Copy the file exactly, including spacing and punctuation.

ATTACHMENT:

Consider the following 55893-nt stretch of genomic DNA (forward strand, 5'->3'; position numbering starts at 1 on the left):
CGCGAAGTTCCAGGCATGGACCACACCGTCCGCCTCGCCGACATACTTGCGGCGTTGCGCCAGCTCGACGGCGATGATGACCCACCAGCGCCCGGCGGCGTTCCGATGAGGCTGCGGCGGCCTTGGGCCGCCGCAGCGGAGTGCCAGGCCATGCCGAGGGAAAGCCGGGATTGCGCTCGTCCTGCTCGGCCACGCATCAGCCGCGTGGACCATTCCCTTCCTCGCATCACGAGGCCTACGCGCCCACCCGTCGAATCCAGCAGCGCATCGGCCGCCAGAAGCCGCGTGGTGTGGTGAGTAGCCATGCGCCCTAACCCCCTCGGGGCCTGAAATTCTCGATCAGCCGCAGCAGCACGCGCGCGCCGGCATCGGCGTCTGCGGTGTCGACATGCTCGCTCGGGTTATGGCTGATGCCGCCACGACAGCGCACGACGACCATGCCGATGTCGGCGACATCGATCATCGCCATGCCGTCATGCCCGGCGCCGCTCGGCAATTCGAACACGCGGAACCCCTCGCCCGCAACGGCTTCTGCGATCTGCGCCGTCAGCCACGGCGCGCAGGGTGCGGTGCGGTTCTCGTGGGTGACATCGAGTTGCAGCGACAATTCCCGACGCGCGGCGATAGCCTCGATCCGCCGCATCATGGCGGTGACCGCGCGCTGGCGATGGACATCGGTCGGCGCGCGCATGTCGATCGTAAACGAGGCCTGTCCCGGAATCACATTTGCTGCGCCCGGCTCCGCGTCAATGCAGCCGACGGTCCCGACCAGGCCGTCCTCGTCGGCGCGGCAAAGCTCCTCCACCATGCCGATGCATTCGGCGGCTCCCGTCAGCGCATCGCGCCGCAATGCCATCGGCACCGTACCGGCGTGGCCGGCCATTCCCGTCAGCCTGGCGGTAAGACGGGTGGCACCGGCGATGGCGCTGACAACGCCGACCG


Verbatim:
Consider the following 55893-nt stretch of genomic DNA (forward strand, 5'->3'; position numbering starts at 1 on the left):
CGCGAAGTTCCAGGCATGGACCACACCGTCCGCCTCGCCGACATACTTGCGGCGTTGCGCCAGCTCGACGGCGATGATGACCCACCAGCGCCCGGCGGCGTTCCGATGAGGCTGCGGCGGCCTTGGGCCGCCGCAGCGGAGTGCCAGGCCATGCCGAGGGAAAGCCGGGATTGCGCTCGTCCTGCTCGGCCACGCATCAGCCGCGTGGACCATTCCCTTCCTCGCATCACGAGGCCTACGCGCCCACCCGTCGAATCCAGCAGCGCATCGGCCGCCAGAAGCCGCGTGGTGTGGTGAGTAGCCATGCGCCCTAACCCCCTCGGGGCCTGAAATTCTCGATCAGCCGCAGCAGCACGCGCGCGCCGGCATCGGCGTCTGCGGTGTCGACATGCTCGCTCGGGTTATGGCTGATGCCGCCACGACAGCGCACGACGACCATGCCGATGTCGGCGACATCGATCATCGCCATGCCGTCATGCCCGGCGCCGCTCGGCAATTCGAACACGCGGAACCCCTCGCCCGCAACGGCTTCTGCGATCTGCGCCGTCAGCCACGGCGCGCAGGGTGCGGTGCGGTTCTCGTGGGTGACATCGAGTTGCAGCGACAATTCCCGACGCGCGGCGATAGCCTCGATCCGCCGCATCATGGCGGTGACCGCGCGCTGGCGATGGACATCGGTCGGCGCGCGCATGTCGATCGTAAACGAGGCCTGTCCCGGAATCACATTTGCTGCGCCCGGCTCCGCGTCAATGCAGCCGACGGTCCCGACCAGGCCGTCCTCGTCGGCGCGGCAAAGCTCCTCCACCATGCCGATGCATTCGGCGGCTCCCGTCAGCGCATCGCGCCGCAATGCCATCGGCACCGTACCGGCGTGGCCGGCCATTCCCGTCAGCCTGGCGGTAAGACGGGTGGCACCGGCGATGGCGCTGACAACGCCGACCG